Curio cicatricosus (Sch.Bip.) P.V.Heath
Kleinia breviscapa, Kleinia subradiata, Senecio breviscapus, Senecio cicatricosus, Senecio subradiatus
This species is native to South Africa (Cape Provinces).
Curio cicatricosus, formerly known as Senecio cicatricosus, is a small succulent shrub with a very short stem and narrow leaves crowded at the tip of the stem. The leaves are fleshy, smooth, somewhat cylindrical, often incurved, pointed, and up to 2 inches (5 cm) long. They are gray-green to blue-green with translucent longitudinal stripes. Flowers are white, held in clusters of up to 4 capitula, and appear at the ends of short stems in spring. The capitula are 0.4 inches (1 cm) long with a diameter equal to the length.
The specific epithet "cicatricosus (kee-kuh-tre-KO-sus)" is a Latin adjective meaning "covered with scars" or "scarred" and probably refers to the leaves with longitudinal stripes.
How to Grow and Care for Curio cicatricosus
Light: Keep your C. cicatricosus in partial shade if outdoors and bright sunlight if indoors. Avoid intense afternoon sun in summer. It will grow in full shade but will become lank and leggy.
Soil: As with most succulents, this plant prefers a well-draining soil mix. For growing C. cicatricosus indoors, it is essential to use a container with at least one drainage hole at the bottom.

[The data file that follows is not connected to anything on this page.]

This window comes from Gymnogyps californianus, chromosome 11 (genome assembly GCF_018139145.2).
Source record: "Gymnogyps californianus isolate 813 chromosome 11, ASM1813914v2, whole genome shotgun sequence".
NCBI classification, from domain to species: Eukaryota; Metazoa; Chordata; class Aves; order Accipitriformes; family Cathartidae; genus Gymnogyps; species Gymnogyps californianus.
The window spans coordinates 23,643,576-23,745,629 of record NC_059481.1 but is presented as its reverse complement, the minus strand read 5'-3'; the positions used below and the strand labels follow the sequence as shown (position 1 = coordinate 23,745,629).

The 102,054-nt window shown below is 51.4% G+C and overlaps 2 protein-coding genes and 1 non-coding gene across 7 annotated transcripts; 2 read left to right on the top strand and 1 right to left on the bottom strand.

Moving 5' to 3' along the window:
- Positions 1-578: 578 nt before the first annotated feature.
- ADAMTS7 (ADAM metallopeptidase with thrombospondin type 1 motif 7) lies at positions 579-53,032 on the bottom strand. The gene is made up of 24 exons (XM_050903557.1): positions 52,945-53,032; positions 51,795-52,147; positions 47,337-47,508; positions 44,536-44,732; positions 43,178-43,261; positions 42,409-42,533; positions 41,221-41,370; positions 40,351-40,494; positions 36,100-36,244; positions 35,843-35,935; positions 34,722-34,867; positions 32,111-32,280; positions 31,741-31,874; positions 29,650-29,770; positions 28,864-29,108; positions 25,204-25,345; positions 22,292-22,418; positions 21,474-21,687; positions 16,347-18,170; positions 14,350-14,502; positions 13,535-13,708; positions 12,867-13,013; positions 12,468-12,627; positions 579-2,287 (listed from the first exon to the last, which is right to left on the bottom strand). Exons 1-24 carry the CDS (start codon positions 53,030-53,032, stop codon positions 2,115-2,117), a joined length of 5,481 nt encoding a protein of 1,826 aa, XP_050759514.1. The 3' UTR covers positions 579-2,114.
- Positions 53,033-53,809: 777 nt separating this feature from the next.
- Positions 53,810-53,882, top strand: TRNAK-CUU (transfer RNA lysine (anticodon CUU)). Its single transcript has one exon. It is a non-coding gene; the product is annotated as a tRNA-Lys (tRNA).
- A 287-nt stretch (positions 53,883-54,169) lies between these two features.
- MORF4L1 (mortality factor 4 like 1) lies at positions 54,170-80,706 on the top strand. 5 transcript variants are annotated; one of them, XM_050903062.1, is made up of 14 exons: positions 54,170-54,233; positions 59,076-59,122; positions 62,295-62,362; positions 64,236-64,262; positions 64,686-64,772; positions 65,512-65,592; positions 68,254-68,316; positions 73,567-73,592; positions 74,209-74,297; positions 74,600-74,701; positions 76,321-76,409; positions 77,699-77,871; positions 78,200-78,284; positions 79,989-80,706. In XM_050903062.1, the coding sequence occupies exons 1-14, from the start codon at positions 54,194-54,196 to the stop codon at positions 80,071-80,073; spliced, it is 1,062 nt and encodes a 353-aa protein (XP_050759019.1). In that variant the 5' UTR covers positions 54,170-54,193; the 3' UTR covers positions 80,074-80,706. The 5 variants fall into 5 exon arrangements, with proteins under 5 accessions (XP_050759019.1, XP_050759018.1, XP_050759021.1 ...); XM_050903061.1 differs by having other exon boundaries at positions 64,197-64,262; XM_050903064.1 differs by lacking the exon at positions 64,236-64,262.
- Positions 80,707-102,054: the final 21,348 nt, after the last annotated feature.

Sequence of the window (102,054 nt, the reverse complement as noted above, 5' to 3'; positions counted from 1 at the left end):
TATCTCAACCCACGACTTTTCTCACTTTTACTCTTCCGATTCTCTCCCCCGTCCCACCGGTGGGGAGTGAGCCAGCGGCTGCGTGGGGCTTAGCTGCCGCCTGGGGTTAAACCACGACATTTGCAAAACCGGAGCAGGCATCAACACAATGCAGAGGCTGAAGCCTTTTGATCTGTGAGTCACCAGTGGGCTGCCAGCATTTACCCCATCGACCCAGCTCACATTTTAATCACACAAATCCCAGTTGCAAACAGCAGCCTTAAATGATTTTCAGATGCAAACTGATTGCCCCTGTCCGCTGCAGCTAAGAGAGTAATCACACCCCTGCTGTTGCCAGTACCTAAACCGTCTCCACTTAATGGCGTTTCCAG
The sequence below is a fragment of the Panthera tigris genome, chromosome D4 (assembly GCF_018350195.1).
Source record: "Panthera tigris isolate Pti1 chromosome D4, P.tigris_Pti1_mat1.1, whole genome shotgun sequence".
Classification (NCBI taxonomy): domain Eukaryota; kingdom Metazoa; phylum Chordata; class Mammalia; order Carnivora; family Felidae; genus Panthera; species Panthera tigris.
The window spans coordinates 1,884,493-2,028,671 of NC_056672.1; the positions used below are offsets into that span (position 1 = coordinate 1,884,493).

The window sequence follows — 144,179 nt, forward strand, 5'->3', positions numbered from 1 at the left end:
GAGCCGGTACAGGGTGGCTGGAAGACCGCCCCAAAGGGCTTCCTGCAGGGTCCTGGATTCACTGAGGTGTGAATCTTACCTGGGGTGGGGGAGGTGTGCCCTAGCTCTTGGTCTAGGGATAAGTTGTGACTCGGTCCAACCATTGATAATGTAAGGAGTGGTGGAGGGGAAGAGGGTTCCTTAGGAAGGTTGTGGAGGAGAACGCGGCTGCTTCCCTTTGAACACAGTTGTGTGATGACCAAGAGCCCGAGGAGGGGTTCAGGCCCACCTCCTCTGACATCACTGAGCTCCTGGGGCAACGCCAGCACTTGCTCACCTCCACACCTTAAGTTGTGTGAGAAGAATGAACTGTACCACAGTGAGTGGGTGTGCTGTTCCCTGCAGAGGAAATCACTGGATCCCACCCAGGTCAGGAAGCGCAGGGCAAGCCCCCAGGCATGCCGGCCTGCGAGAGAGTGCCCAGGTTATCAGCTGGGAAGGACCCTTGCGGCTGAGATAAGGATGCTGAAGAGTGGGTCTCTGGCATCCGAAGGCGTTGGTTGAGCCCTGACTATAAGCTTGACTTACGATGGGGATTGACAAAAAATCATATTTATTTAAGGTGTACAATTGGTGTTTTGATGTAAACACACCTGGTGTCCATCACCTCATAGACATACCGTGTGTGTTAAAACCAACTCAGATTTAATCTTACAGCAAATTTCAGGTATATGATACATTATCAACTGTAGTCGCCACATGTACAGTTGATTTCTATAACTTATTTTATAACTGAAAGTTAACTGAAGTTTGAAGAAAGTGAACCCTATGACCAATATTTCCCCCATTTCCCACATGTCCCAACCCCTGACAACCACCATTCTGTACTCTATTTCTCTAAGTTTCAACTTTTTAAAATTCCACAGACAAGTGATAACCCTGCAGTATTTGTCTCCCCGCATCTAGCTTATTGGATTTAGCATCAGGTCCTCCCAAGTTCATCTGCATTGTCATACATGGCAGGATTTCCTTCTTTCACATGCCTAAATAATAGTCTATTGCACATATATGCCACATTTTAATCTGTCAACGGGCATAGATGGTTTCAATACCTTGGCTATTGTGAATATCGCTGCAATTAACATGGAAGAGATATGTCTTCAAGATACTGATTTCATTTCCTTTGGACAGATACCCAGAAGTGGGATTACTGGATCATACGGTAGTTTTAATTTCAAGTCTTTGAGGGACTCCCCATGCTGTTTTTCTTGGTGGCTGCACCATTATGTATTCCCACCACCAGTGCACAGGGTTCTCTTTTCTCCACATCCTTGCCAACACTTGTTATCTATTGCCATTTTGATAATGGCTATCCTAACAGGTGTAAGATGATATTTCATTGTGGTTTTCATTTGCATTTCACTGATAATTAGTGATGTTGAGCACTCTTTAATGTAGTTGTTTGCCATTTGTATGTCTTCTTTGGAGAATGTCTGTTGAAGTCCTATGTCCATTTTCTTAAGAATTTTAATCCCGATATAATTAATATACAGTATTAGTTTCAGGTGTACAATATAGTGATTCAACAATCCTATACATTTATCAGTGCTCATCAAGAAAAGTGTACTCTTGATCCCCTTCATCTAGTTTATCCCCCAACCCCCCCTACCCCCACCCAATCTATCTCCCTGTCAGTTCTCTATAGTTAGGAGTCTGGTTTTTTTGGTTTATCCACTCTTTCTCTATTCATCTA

Hardiness: C. cicatricosus can withstand temperatures as low as 25 to 50 °F (-3.9 to 10 °C), USDA hardiness zones 9b to 11b. The plant will not survive consistent temperatures below freezing.
Watering: Water regularly during the growing season, allowing the soil to dry out between waterings. This plant is drought tolerant, but the soil should never be left dry for too long. Reduce watering frequency during the winter months. Water only if the soil is completely dry.
Fertilizing: C. cicatricosus can take a bit more fertilizer than other succulents if you want it to grow fast. Feed your plant once a year with a dilute solution of a balanced, water-soluble fertilizer in summer.
Repotting: You do not need to repot this plant often. You can do it when you see that the container becomes too small or shallow.
Propagation: This plant can be grown from seeds or cuttings. Seeds need warm temperatures or using seed warmer and constant moisture to germinate. Take cuttings during the spring and summer.
Learn more at How to Grow and Care for Curio.
Toxicity of Curio cicatricosus
C. cicatricosus is a toxic plant. Grow it with great care if you have children, pets, or livestock.
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